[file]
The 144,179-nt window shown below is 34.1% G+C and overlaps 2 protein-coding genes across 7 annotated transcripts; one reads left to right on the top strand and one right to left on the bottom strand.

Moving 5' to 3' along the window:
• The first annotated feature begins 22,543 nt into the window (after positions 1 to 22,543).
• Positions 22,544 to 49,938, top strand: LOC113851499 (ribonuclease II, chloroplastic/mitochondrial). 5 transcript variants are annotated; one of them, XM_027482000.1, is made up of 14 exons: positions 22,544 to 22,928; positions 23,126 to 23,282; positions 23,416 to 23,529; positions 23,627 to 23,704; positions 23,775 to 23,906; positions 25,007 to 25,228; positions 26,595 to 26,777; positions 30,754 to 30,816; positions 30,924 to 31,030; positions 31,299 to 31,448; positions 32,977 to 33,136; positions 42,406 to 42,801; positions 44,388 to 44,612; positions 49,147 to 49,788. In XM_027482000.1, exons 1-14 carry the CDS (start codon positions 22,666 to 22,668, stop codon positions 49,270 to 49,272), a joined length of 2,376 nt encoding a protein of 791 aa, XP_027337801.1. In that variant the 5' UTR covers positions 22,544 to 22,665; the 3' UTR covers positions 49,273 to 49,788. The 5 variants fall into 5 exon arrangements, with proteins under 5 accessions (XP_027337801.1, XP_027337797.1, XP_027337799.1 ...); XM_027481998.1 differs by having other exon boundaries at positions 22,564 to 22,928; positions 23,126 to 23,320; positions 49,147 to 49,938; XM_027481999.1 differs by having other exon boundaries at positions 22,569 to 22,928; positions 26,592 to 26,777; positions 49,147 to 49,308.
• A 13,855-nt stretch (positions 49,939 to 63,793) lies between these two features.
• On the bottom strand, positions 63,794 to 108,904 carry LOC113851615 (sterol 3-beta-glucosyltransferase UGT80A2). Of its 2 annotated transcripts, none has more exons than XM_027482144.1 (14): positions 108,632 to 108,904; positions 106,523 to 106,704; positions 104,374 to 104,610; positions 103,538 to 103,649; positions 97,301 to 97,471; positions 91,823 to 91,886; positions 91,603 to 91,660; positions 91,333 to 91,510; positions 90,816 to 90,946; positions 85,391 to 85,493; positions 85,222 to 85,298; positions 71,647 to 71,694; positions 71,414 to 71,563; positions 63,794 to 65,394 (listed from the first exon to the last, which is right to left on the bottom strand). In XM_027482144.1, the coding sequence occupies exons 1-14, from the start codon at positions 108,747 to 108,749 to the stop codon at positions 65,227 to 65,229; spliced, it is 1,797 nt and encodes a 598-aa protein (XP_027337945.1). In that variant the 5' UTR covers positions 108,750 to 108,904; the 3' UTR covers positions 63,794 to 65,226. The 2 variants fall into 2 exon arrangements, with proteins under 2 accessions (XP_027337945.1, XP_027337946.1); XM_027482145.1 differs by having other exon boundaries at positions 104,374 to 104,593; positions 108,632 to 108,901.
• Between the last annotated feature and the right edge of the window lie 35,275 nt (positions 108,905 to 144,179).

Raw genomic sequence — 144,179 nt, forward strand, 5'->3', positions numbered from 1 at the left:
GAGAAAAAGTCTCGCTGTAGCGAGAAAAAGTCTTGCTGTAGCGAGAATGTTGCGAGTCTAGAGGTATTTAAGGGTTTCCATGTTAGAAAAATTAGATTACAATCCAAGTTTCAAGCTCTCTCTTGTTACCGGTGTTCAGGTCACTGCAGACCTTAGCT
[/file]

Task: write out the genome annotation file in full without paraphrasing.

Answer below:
The 144,179-nt window shown below is 34.1% G+C and overlaps 2 protein-coding genes across 7 annotated transcripts; one reads left to right on the top strand and one right to left on the bottom strand.

Moving 5' to 3' along the window:
• The first annotated feature begins 22,543 nt into the window (after positions 1 to 22,543).
• Positions 22,544 to 49,938, top strand: LOC113851499 (ribonuclease II, chloroplastic/mitochondrial). 5 transcript variants are annotated; one of them, XM_027482000.1, is made up of 14 exons: positions 22,544 to 22,928; positions 23,126 to 23,282; positions 23,416 to 23,529; positions 23,627 to 23,704; positions 23,775 to 23,906; positions 25,007 to 25,228; positions 26,595 to 26,777; positions 30,754 to 30,816; positions 30,924 to 31,030; positions 31,299 to 31,448; positions 32,977 to 33,136; positions 42,406 to 42,801; positions 44,388 to 44,612; positions 49,147 to 49,788. In XM_027482000.1, exons 1-14 carry the CDS (start codon positions 22,666 to 22,668, stop codon positions 49,270 to 49,272), a joined length of 2,376 nt encoding a protein of 791 aa, XP_027337801.1. In that variant the 5' UTR covers positions 22,544 to 22,665; the 3' UTR covers positions 49,273 to 49,788. The 5 variants fall into 5 exon arrangements, with proteins under 5 accessions (XP_027337801.1, XP_027337797.1, XP_027337799.1 ...); XM_027481998.1 differs by having other exon boundaries at positions 22,564 to 22,928; positions 23,126 to 23,320; positions 49,147 to 49,938; XM_027481999.1 differs by having other exon boundaries at positions 22,569 to 22,928; positions 26,592 to 26,777; positions 49,147 to 49,308.
• A 13,855-nt stretch (positions 49,939 to 63,793) lies between these two features.
• On the bottom strand, positions 63,794 to 108,904 carry LOC113851615 (sterol 3-beta-glucosyltransferase UGT80A2). Of its 2 annotated transcripts, none has more exons than XM_027482144.1 (14): positions 108,632 to 108,904; positions 106,523 to 106,704; positions 104,374 to 104,610; positions 103,538 to 103,649; positions 97,301 to 97,471; positions 91,823 to 91,886; positions 91,603 to 91,660; positions 91,333 to 91,510; positions 90,816 to 90,946; positions 85,391 to 85,493; positions 85,222 to 85,298; positions 71,647 to 71,694; positions 71,414 to 71,563; positions 63,794 to 65,394 (listed from the first exon to the last, which is right to left on the bottom strand). In XM_027482144.1, the coding sequence occupies exons 1-14, from the start codon at positions 108,747 to 108,749 to the stop codon at positions 65,227 to 65,229; spliced, it is 1,797 nt and encodes a 598-aa protein (XP_027337945.1). In that variant the 5' UTR covers positions 108,750 to 108,904; the 3' UTR covers positions 63,794 to 65,226. The 2 variants fall into 2 exon arrangements, with proteins under 2 accessions (XP_027337945.1, XP_027337946.1); XM_027482145.1 differs by having other exon boundaries at positions 104,374 to 104,593; positions 108,632 to 108,901.
• Between the last annotated feature and the right edge of the window lie 35,275 nt (positions 108,905 to 144,179).

Raw genomic sequence — 144,179 nt, forward strand, 5'->3', positions numbered from 1 at the left:
GAGAAAAAGTCTCGCTGTAGCGAGAAAAAGTCTTGCTGTAGCGAGAATGTTGCGAGTCTAGAGGTATTTAAGGGTTTCCATGTTAGAAAAATTAGATTACAATCCAAGTTTCAAGCTCTCTCTTGTTACCGGTGTTCAGGTCACTGCAGACCTTAGCT